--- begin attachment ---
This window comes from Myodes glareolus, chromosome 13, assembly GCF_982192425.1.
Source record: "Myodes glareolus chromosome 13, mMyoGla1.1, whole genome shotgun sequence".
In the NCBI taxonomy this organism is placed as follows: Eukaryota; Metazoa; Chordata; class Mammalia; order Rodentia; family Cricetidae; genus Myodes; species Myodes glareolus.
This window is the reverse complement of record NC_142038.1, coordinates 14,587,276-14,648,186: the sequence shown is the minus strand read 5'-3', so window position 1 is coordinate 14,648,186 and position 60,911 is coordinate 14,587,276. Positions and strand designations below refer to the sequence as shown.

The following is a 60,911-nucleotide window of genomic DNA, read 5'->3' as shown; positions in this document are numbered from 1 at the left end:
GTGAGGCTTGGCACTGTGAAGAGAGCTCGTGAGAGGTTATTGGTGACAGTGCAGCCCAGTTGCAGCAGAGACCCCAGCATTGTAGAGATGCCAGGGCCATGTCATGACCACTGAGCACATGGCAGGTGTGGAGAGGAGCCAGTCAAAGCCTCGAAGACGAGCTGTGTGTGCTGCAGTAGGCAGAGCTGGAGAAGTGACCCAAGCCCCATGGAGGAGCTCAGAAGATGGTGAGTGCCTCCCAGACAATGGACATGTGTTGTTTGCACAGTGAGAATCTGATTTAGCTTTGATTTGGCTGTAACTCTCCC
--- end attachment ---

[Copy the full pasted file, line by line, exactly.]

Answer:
This window comes from Myodes glareolus, chromosome 13, assembly GCF_982192425.1.
Source record: "Myodes glareolus chromosome 13, mMyoGla1.1, whole genome shotgun sequence".
In the NCBI taxonomy this organism is placed as follows: Eukaryota; Metazoa; Chordata; class Mammalia; order Rodentia; family Cricetidae; genus Myodes; species Myodes glareolus.
This window is the reverse complement of record NC_142038.1, coordinates 14,587,276-14,648,186: the sequence shown is the minus strand read 5'-3', so window position 1 is coordinate 14,648,186 and position 60,911 is coordinate 14,587,276. Positions and strand designations below refer to the sequence as shown.

The following is a 60,911-nucleotide window of genomic DNA, read 5'->3' as shown; positions in this document are numbered from 1 at the left end:
GTGAGGCTTGGCACTGTGAAGAGAGCTCGTGAGAGGTTATTGGTGACAGTGCAGCCCAGTTGCAGCAGAGACCCCAGCATTGTAGAGATGCCAGGGCCATGTCATGACCACTGAGCACATGGCAGGTGTGGAGAGGAGCCAGTCAAAGCCTCGAAGACGAGCTGTGTGTGCTGCAGTAGGCAGAGCTGGAGAAGTGACCCAAGCCCCATGGAGGAGCTCAGAAGATGGTGAGTGCCTCCCAGACAATGGACATGTGTTGTTTGCACAGTGAGAATCTGATTTAGCTTTGATTTGGCTGTAACTCTCCC